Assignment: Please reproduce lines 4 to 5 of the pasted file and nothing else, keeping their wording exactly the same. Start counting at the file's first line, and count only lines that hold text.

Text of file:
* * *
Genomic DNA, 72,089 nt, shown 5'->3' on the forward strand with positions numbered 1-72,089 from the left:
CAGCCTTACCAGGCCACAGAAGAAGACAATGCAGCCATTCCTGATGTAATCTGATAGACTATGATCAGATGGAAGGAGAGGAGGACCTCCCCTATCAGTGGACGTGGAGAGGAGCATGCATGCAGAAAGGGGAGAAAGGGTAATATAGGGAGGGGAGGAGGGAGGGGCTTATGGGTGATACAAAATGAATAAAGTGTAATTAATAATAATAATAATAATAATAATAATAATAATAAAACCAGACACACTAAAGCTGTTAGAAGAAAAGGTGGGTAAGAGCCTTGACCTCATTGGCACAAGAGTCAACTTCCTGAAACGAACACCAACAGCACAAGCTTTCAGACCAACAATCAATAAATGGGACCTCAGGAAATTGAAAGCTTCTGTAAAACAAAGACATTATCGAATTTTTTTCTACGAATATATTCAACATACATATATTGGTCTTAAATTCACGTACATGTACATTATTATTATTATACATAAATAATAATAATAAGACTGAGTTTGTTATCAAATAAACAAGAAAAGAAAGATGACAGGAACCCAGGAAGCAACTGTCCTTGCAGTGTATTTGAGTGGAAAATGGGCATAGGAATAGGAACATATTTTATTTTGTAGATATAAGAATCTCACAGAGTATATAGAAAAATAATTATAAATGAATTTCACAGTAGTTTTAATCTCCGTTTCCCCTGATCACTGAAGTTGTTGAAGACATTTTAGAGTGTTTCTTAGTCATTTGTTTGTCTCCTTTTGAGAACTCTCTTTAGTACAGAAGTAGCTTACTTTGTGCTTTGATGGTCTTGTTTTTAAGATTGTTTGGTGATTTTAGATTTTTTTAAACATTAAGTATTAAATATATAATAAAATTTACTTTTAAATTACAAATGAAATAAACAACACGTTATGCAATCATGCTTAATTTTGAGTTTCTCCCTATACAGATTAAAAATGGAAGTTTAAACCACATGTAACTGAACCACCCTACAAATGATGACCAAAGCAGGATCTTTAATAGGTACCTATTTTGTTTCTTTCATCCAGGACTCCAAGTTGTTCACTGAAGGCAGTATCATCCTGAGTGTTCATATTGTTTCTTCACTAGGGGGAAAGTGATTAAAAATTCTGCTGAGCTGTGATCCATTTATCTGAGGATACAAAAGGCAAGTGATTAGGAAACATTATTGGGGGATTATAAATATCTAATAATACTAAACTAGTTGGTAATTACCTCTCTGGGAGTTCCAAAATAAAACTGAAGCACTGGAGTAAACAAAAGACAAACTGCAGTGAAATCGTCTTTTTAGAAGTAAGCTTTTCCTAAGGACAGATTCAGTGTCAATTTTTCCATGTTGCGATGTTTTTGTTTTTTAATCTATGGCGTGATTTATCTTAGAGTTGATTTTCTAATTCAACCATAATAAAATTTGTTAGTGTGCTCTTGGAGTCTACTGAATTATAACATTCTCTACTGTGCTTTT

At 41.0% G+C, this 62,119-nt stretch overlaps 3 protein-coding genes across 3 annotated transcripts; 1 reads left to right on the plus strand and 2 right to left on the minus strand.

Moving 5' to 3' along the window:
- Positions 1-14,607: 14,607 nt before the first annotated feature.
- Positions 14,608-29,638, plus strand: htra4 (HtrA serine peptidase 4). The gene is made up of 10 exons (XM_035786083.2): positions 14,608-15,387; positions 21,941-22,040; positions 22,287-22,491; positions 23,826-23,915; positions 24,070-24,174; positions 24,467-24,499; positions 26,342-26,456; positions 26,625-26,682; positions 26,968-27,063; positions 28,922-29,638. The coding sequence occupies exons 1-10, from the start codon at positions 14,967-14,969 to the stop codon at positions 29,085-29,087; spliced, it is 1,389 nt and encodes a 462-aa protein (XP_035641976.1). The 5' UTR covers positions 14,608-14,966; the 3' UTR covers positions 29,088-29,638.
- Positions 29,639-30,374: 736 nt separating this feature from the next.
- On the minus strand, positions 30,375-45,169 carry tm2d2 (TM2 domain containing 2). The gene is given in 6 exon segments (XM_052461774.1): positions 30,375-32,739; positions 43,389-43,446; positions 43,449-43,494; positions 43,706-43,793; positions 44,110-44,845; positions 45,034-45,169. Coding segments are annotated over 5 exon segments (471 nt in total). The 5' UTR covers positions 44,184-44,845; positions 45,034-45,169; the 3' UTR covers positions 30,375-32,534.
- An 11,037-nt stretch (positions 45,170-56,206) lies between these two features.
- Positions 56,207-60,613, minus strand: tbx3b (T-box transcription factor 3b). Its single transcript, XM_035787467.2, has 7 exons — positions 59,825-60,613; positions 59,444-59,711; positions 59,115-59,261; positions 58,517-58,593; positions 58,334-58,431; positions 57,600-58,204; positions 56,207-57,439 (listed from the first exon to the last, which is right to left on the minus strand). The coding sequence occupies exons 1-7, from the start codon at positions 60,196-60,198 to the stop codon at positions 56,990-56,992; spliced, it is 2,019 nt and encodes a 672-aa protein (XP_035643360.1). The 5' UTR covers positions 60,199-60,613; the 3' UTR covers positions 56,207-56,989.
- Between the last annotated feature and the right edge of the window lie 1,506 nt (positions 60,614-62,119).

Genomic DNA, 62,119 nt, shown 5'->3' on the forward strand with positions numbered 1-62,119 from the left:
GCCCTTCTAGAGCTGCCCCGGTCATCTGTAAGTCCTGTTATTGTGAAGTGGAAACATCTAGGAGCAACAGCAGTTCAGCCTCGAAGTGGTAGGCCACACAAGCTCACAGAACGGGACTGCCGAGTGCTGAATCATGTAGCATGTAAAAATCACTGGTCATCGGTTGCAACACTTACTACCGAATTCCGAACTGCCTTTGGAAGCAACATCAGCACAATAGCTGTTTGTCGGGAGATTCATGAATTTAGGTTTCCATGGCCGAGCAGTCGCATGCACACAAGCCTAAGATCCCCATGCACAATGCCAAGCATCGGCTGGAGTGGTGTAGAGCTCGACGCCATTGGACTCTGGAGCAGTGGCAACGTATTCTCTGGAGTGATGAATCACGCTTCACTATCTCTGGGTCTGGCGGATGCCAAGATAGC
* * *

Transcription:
Moving 5' to 3' along the window:
- Positions 1-14,607: 14,607 nt before the first annotated feature.